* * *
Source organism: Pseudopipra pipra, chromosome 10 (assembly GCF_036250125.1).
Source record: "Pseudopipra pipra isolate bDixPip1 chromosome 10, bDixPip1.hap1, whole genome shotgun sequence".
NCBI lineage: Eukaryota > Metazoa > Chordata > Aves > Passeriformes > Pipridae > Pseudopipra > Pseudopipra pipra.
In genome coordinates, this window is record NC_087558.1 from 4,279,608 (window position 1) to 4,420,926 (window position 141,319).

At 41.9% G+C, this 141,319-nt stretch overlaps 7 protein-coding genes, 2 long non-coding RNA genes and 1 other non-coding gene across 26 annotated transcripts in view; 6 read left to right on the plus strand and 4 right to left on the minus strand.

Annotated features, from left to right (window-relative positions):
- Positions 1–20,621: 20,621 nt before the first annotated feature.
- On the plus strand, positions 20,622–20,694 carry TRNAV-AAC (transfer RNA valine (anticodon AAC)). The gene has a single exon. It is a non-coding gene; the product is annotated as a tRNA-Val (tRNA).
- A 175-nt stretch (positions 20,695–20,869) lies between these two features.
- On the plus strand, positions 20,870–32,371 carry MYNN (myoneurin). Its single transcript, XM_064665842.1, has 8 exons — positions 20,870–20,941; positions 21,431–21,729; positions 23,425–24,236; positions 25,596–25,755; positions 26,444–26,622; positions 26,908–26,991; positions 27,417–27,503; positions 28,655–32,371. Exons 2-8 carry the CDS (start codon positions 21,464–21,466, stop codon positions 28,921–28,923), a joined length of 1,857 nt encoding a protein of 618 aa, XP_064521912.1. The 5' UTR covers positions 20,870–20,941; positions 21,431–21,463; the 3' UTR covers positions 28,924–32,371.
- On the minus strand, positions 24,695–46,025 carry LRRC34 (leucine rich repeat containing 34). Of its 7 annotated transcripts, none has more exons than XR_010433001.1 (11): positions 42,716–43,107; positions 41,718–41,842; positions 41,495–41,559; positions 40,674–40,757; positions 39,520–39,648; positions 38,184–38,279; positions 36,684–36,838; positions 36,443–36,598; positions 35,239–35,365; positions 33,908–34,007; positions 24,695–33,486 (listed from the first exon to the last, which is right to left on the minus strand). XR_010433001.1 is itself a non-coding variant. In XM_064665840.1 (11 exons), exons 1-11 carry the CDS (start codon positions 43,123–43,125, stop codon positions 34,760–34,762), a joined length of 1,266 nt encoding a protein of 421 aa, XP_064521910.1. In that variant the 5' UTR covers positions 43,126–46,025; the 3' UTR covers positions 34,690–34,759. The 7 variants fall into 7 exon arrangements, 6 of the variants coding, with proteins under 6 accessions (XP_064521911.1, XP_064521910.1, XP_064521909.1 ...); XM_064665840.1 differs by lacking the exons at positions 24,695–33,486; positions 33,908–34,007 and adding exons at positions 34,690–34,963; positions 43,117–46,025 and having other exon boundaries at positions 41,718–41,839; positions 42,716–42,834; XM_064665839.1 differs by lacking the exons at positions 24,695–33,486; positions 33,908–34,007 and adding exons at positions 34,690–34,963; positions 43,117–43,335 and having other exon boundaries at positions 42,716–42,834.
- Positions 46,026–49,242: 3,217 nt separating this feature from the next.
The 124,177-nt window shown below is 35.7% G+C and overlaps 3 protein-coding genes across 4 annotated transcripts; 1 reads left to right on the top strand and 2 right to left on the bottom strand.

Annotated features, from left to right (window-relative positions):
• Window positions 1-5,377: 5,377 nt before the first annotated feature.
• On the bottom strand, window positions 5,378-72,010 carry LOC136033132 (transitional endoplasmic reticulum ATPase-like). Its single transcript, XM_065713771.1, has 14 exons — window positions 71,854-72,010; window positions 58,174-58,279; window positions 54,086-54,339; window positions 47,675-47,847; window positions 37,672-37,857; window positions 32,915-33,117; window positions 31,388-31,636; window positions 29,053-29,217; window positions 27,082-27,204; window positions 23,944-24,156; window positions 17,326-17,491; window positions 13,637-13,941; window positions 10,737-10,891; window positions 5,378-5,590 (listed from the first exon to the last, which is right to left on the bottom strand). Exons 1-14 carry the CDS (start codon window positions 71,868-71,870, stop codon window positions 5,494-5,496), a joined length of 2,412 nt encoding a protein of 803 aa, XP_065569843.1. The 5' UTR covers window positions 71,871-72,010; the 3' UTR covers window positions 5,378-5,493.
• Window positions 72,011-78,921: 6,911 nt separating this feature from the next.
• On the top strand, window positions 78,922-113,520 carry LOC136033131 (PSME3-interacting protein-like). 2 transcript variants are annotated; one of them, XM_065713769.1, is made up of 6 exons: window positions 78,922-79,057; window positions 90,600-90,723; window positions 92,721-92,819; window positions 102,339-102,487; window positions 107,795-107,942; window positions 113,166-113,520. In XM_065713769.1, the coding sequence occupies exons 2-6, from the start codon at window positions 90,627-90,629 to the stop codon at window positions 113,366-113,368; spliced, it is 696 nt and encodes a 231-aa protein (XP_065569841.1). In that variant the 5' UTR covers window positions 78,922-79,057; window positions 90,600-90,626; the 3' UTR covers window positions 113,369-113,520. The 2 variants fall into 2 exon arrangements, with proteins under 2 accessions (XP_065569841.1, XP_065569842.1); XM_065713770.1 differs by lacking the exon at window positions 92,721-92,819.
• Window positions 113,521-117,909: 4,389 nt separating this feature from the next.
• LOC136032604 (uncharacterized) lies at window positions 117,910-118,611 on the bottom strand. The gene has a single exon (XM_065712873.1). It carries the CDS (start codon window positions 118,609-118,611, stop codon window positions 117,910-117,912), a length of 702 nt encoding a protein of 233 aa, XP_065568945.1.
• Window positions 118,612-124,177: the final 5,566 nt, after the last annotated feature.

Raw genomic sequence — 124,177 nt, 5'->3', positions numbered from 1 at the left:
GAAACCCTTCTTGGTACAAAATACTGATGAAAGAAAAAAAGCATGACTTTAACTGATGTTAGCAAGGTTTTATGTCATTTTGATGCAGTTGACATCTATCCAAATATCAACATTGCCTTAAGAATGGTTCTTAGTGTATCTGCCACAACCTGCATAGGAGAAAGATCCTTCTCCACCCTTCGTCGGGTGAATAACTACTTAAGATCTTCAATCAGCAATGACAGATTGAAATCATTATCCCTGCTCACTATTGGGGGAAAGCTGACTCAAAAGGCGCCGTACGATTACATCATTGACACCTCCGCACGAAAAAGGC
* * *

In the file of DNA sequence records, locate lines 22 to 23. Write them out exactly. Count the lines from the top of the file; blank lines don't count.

Raw genomic sequence — 124,177 nt, 5'->3', positions numbered from 1 at the left:
GAAACCCTTCTTGGTACAAAATACTGATGAAAGAAAAAAAGCATGACTTTAACTGATGTTAGCAAGGTTTTATGTCATTTTGATGCAGTTGACATCTATCCAAATATCAACATTGCCTTAAGAATGGTTCTTAGTGTATCTGCCACAACCTGCATAGGAGAAAGATCCTTCTCCACCCTTCGTCGGGTGAATAACTACTTAAGATCTTCAATCAGCAATGACAGATTGAAATCATTATCCCTGCTCACTATTGGGGGAAAGCTGACTCAAAAGGCGCCGTACGATTACATCATTGACACCTCCGCACGAAAAAGGC